The NBL import class of '18/19
After an eventful off season has been left in the rear view mirror, let’s take a look at some of the fantastic signings that are shaping what may be one of the deepest pool of NBL imports we have seen in a long time. We have seen some familiar faces return for another shot at impressing the NBL community and some new players with an impressive pedigree.
With the season due to kick off in just a few weeks time, there are now eight imports gracing the NBL hardwood who have previously been selected in the NBA Draft, up on the five who represented the NBL in 2017-2018.
Let’s take a look at the top 5 imports for the upcoming season.
Players to watch/Honourable Mentions
Devon Hall (Cairns Taipans)
Hall was a recent pick in the 2018 Draft, taken with pick 53 by the Oklahoma City Thunder. He had a standout season averaging 11.9 points per game, 4.3 rebounds and averaging 44.3% from beyond the arc. He played in the recent Summer League with OKC but was signed by the Cairns Taipans for the season.
Melo Trimble (Cairns Taipans)
Trimble went undrafted in the 2017 NBA draft, but was worked out by up to nine NBA teams prior. He joined the 76ers for the Summer League dropping 10.3 points per game. Minnesota Timberwolves then came knocking and signed him for their pre-season roster. Trimble was cut before the start of the season, he went on to represent the Iowa Wolves for the remainder of the G-League Season before signing with the Cairns Taipans for the upcoming season.
Shawn long (New Zealand Breakers)
Long wasn’t selected in the 2016 NBA draft, but shortly after he signed with the Philadelphia 76ers for their Summer League campaign. He played several games in the 2016-2017 season with the 76ers averaging 8.2 points per game, 4.5 rebounds whilst playing 12.7 minutes per game. Long is a 6 foot 9 power forward who is explosive around the ring and has the ability to get up the floor in transition.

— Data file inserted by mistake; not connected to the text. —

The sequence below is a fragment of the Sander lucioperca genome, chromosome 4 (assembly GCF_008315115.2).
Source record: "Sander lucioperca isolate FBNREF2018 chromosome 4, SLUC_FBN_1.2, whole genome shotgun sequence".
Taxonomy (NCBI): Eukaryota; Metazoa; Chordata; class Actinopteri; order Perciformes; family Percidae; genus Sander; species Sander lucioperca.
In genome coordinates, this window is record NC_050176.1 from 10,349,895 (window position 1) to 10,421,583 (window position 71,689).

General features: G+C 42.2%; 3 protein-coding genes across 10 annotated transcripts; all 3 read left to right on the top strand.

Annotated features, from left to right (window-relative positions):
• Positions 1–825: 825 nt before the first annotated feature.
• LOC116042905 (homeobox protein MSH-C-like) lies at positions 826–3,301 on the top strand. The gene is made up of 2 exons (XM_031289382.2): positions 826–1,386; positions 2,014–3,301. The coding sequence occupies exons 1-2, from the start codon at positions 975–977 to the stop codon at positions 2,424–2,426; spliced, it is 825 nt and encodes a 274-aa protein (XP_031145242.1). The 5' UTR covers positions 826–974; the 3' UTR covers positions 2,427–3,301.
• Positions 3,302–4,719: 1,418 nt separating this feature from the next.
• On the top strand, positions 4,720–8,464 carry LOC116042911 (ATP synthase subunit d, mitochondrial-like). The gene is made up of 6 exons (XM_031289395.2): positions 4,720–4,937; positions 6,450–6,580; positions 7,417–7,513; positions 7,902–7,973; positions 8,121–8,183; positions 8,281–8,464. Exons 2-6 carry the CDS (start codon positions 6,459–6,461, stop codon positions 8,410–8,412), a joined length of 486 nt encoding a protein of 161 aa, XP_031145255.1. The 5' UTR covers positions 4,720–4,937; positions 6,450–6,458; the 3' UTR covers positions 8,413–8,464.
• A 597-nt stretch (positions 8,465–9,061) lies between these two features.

5. Jacob Wiley (Adelaide 36ers)
Ex-Adelaide superstar Mitch Creek certified and helped seal Jacob Wiley’s signature for the upcoming NBL Season. Creek played along side Wiley during the past NBA Summer league and helped point the 36ers towards the athletic forward.
Last year Wiley found himself spending time between the Brooklyn Nets and their G-League affiliate The Long Island Nets. He showcased a defensive prowess and an ability to shoot the ball from the outside as he went 37% from beyond the arc. His physical attributes are outstanding as he stands at 6 foot 7, with a wingspan of of 7 feet, Wiley has the athletic tools to be a force in the league. The 36ers have a unique eye for talent, they have seemingly found a like for like player to replace Mitch Creek, which gives them an x-factor leading into the new season.
From the small sample size we have seen when he has pulled the 36ers jersey on in pre-season he loves to finish above the rim, work up the court in transition and isn’t afraid to contest and alter shots on the defensive end.
4. David John “D.J” Kennedy (Melbourne United)
Melbourne’s newest signing comes with years of experience playing across the US and Europe since leaving college in 2011. Melbourne had been in desperate need of finding a new small forward for their upcoming season and fortunately stumbled across what feels like a complimentary piece to their already star studded line up.
He joins Melbourne on the back of leading his side “Overseas Elite” through The Basketball Tournament (TBT), helping them to their fourth consecutive crown. After an impressive showing throughout the tournament Kennedy was named MVP and displayed an all around ability to make his team better whilst averaging 14.3 points per game.
Kennedy is a high IQ player who has put up impressive numbers playing for Pınar Karşıyaka in Turkey this past season, averaging 19 points per game, dragging down 8.4 rebounds and handing out 3.4 assists.